PANDORA AND HER BOX

 

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Hephaestus, the Olympian god of fire, metallurgy, craftsmanship, artisans, sculptors and volcanoes was asked by his father Zeus, king of the Olympian gods, to make the first woman. It was an easy task for him as he was the god of so many trades. He made her out of soil and water. She was named Pandora (Greek: Πανδώρα, παν = all, δώρο = gift), which means ‘all-gifted’, ‘all-endowed’ or ‘all-giving’.

pandora%203.jpg All the Olympians gods gave Pandora a gift. Athena dressed her in a silvery gown, an embroidered veil and an ornate crown of silver; Poseidon gave her a pearl necklace; Apollo taught her how to play the lyre. Pandora was beautiful and enticing and people flocked around her. However, Zeus wanted to punish mankind for accepting the gift of fire stolen by Prometheus and so he gave Pandora a foolish and idle nature and Hera gave her curiosity, which is often the downfall of a person.

200px-Pandora_medal_1854.jpg Prometheus knew that Zeus would try to take revenge because he had given mankind the holy fire and so he had told his brother Epimetheus, not to accept any gifts that came from Zeus. Epimetheus, however, did not heed this warning. When Hermes, the winged messenger of the gods, brought Pandora to him, her beauty enslaved him and he immediately fell in love with her. Zeus had given Pandora a sealed jar or ‘box’ as it has come to be known, as a wedding gift. She was told never to open it. However, Pandora’s thoughts would not let her rest; she was curious                                                         to see what was in the box.

pandora%201.jpg One day, she approached the box and began to inspect it from all sides. In the end, she could not withstand her curiosity and she opened the lid. At once, all the misfortunes of the world that had been sealed inside the box flew out. Among them was evil, animosity, jealousy, sickness, poverty and many more. Pandora was horrified and realised that she had made a big mistake in opening the box. She shut it as quickly as possible and in this way she was able to keep in the box the last item that Zeus had put in: Hope (Greek: Ελπίδα).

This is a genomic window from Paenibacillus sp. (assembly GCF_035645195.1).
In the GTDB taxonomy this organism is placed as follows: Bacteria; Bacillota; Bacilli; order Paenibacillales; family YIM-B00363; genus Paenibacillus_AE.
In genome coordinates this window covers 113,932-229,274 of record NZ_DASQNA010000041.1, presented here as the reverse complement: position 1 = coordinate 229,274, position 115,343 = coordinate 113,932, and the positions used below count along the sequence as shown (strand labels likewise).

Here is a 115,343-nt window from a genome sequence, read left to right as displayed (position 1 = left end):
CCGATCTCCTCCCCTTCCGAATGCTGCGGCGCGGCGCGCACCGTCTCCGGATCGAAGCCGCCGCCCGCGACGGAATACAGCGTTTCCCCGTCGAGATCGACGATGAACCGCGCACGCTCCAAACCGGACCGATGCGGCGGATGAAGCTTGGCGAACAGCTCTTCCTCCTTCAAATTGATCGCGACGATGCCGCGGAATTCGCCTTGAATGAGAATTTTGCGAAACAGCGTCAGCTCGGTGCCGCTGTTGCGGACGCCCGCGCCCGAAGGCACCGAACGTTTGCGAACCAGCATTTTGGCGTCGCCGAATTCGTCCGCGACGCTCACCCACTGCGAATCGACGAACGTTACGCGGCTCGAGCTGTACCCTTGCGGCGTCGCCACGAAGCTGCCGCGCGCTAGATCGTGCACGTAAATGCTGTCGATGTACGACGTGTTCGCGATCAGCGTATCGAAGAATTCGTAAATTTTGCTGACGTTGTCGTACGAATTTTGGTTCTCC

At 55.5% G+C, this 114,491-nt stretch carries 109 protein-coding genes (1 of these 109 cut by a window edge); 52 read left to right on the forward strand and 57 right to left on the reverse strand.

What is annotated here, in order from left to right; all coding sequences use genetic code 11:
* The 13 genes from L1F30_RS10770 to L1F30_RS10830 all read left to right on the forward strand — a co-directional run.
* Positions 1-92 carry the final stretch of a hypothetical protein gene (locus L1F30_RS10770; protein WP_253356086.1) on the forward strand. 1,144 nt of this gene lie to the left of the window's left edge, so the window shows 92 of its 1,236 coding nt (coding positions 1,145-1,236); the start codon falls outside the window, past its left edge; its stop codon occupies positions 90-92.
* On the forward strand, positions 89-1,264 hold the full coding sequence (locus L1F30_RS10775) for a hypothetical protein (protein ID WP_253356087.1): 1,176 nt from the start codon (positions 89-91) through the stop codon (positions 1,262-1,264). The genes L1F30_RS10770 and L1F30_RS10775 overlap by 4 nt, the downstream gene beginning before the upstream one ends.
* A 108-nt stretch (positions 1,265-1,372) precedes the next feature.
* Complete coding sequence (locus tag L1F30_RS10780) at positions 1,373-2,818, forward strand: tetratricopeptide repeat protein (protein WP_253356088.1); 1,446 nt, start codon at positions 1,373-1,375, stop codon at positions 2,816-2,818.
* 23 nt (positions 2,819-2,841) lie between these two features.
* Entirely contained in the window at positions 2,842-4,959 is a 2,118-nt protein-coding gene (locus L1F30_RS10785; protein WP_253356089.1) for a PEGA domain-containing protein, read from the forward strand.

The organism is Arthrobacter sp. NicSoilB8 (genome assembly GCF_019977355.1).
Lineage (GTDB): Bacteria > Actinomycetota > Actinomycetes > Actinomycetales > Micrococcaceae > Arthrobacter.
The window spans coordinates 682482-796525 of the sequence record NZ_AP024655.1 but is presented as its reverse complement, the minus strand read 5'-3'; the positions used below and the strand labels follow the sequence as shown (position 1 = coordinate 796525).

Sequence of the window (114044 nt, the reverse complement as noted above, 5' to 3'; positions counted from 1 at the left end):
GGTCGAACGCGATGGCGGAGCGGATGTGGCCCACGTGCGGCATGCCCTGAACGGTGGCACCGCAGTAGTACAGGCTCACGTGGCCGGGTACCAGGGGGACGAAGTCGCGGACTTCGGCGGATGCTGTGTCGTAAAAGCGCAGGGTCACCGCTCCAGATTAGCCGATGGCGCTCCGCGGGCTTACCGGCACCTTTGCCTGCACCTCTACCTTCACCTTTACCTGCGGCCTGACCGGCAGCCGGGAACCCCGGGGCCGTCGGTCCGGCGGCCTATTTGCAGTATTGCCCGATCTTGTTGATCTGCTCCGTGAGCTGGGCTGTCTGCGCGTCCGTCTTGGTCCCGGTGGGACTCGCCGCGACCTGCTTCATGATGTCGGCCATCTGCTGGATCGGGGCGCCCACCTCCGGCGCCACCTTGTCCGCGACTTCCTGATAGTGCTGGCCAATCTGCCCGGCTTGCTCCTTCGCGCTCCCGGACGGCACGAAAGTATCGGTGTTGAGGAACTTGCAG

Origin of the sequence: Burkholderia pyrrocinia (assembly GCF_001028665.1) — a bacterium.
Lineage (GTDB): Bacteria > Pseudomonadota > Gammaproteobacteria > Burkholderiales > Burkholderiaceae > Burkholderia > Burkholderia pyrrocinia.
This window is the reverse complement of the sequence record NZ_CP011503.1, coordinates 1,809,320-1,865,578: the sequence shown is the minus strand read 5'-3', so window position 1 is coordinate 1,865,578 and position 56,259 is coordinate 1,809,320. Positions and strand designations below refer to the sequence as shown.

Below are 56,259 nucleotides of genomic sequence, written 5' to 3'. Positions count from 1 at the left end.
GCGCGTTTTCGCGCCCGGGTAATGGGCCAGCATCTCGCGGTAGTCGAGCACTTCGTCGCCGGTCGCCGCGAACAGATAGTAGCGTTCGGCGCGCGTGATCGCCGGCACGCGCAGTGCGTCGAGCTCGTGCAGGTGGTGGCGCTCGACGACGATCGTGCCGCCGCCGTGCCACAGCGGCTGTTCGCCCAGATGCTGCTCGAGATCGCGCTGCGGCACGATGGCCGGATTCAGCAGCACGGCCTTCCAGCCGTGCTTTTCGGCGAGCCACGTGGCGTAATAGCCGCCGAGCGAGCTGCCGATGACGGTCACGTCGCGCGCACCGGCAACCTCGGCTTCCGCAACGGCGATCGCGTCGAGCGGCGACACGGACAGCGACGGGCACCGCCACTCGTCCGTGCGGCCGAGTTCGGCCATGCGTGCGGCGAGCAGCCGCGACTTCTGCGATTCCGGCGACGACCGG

Zeus knew that Pandora could not resist the temptation to open the box. He knew that the people would go through misfortunes and that they would have to fight for better days without losing their courage. And so he gave them Hope. No matter what hardships they go through, there is always hope for better days.

Today, we use this myth to refer to actions that lead to many evils and woes, just like Pandora’s action to open the box that released all the calamities that can befall a person. However, despite all the hardships that beset us, we still have hope to encourage us and help us overcome our troubles. The saying in Greek is: Η Ελπίδα πεθαίνει τελευταία. In other words, Hope dies last. Life without Hope would be unbearable.

 

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Despena Dalmaris

As a teacher of English, writing has always been a part of my life. As a Greek-Australian, I have always been interested in the history, culture and traditions of my country of origin, Greece. That is why I began writing short articles on the different places that I visited and the various activities that I took part in. I have shared my articles with many friends and the internet now gives me the opportunity to share these articles with you.